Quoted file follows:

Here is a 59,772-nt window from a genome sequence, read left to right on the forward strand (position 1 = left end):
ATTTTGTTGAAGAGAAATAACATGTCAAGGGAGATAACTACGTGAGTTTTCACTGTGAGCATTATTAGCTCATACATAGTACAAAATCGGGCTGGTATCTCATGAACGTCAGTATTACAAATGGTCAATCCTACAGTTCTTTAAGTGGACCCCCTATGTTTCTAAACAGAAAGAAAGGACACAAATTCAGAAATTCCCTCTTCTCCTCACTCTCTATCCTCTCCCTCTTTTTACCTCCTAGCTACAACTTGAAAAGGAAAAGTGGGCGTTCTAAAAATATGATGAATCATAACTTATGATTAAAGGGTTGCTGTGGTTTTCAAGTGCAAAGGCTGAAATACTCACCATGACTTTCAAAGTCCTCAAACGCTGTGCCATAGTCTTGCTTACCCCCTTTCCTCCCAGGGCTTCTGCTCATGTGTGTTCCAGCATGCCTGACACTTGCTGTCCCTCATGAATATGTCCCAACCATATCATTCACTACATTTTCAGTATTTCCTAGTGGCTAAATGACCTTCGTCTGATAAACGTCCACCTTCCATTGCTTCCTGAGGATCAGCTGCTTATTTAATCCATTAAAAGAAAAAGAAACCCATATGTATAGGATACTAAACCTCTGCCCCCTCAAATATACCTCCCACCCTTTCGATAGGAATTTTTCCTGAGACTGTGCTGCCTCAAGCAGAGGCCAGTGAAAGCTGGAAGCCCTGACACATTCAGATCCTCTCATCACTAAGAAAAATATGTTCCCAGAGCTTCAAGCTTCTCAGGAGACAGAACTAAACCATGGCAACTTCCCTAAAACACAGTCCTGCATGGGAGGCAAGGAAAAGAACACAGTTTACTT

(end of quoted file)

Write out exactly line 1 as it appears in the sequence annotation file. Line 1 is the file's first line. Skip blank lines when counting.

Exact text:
Here is a 59,772-nt window from a genome sequence, read left to right on the forward strand (position 1 = left end):